Thursday, February 24, 2005

Digital Wallet

From Smart phones work like train tickets.

This story is not really news considering Howard Rheingold talked about it years ago.

TOKYO, Japan (AP) -- Some 10 million Japanese commuters use smart cards embedded with a computer chip to pay for train tickets and slip by station gates with just a tap of their plastic on special reading devices.

With a service planned for launch in January next year, they'll be able to use their mobile phones in place of the cards to pay for their train fares, a Japanese train company, a top mobile operator and Sony Corp. said Tuesday.

The Suica electronic train-fare system uses Sony's IC chip technology called FeliCa, which is also used in other kinds of electronic cash cards.

The cards are embedded with a tiny computer chip that permits instantaneous payments without the hassle of coins.

Some DoCoMo phones already have an IC chip in them and can be used for purchases at stores that have electronic panels that can read the cards. More than 2 million FeliCa handsets have been sold in Japan.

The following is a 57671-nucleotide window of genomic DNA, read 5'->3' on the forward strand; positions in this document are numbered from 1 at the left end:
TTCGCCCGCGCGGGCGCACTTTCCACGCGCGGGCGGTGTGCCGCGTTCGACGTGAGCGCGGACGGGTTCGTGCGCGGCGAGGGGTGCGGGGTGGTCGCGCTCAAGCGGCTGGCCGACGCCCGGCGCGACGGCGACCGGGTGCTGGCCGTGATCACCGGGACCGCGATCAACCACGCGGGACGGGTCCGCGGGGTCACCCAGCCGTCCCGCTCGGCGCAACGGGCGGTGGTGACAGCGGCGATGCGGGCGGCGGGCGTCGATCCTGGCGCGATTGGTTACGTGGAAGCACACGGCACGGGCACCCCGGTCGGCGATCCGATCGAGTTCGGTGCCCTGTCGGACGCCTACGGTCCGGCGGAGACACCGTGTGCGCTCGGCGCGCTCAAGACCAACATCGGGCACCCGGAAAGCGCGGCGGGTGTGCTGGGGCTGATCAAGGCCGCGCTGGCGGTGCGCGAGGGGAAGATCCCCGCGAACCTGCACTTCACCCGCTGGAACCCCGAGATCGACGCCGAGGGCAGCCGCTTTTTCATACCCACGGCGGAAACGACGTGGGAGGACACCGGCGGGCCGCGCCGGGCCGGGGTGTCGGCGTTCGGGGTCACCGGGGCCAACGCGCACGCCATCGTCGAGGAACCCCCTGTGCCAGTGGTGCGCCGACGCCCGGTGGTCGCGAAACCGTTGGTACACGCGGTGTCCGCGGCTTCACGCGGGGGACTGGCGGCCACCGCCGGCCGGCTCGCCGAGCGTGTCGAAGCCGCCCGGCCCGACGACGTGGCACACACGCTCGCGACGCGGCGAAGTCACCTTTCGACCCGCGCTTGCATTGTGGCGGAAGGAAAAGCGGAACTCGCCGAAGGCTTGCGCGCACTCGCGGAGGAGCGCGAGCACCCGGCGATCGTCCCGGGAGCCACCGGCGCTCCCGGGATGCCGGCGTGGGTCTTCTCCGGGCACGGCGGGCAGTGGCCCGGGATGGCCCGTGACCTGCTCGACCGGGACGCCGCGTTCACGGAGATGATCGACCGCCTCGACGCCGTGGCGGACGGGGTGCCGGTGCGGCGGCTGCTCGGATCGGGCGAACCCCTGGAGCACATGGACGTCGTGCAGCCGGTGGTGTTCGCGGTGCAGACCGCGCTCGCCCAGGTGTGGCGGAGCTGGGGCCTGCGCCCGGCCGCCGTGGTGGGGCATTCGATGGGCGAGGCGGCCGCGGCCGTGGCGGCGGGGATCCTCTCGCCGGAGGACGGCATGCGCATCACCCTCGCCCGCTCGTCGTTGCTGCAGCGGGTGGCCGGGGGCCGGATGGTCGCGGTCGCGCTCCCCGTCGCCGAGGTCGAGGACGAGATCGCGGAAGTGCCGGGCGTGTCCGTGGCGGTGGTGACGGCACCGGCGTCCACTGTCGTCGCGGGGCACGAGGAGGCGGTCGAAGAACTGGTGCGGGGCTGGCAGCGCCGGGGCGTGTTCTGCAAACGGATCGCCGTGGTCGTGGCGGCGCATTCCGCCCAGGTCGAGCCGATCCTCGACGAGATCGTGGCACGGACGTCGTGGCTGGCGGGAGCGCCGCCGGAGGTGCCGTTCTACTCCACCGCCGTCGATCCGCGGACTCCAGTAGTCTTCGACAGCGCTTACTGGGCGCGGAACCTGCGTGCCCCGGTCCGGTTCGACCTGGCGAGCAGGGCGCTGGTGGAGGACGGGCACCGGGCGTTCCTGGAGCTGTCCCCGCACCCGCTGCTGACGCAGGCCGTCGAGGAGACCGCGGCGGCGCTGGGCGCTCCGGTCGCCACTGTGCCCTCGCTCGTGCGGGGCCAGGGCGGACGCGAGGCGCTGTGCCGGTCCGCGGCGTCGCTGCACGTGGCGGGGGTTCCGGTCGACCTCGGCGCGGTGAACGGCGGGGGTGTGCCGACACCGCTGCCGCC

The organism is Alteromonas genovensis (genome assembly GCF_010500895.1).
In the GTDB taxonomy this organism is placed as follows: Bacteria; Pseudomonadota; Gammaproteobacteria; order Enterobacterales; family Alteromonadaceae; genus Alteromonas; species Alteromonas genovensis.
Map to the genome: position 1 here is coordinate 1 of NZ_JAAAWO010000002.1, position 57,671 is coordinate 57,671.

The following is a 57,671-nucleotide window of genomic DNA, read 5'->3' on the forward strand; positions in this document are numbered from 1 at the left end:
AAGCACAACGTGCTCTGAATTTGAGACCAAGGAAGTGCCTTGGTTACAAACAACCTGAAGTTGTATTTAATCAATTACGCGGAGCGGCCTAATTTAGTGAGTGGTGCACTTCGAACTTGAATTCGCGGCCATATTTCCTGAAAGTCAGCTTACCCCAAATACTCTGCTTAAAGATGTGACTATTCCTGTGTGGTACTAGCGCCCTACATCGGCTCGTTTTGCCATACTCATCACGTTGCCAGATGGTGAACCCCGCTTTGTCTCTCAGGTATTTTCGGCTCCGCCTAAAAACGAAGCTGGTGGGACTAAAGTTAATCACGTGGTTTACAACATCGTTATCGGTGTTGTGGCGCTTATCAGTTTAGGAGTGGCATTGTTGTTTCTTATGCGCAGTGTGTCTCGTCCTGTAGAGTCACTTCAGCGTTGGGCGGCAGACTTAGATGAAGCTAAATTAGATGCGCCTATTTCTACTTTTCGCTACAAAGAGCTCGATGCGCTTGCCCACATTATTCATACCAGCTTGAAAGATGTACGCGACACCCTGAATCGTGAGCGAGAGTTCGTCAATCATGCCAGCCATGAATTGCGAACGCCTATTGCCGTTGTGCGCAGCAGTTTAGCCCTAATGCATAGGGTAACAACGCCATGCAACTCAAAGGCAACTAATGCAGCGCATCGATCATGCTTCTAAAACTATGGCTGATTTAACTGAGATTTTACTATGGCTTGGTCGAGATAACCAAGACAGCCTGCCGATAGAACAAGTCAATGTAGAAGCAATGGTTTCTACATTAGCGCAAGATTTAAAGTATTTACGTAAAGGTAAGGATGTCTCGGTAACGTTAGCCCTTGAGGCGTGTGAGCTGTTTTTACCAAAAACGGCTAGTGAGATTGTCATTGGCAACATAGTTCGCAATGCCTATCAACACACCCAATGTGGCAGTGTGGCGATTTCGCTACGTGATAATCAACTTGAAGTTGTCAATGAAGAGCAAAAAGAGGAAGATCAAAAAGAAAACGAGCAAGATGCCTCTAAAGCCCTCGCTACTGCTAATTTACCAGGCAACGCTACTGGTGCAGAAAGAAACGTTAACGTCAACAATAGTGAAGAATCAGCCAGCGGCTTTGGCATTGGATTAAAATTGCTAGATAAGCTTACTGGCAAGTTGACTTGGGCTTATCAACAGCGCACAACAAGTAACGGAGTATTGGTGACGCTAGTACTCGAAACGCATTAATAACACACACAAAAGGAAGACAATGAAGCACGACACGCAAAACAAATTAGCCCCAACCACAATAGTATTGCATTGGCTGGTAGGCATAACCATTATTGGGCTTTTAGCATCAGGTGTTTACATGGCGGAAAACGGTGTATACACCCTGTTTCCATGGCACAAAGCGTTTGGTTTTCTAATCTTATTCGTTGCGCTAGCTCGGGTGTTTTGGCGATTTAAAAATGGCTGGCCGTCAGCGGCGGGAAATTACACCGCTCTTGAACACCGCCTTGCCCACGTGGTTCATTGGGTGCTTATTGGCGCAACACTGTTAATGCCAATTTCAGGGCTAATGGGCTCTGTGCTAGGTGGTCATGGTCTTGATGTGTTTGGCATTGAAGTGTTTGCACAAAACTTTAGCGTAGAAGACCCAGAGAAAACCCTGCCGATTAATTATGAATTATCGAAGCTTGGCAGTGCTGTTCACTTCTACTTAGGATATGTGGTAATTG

But so far, the phones haven't been compatible with Suica, the widespread smart-card system for trains, a service run by East Japan Railway Co. that began about three years ago.

The companies will test out the new service in March through their joint venture FeliCa Networks Inc. and hope to attract a million people next year, they said.

Bringing together Suica and cell phones may boost already massive IC chip usage here because Japanese are among the most avid users of cell phones in the world, including various Net-linking features such as restaurant guides, news, e-mail and karaoke.

Users will also be able to use their Suica-compatible cell phones to pay at some restaurants, convenience stores and shops.

The service will later be expanded to include online shopping and reserved ticket purchases, the companies said.

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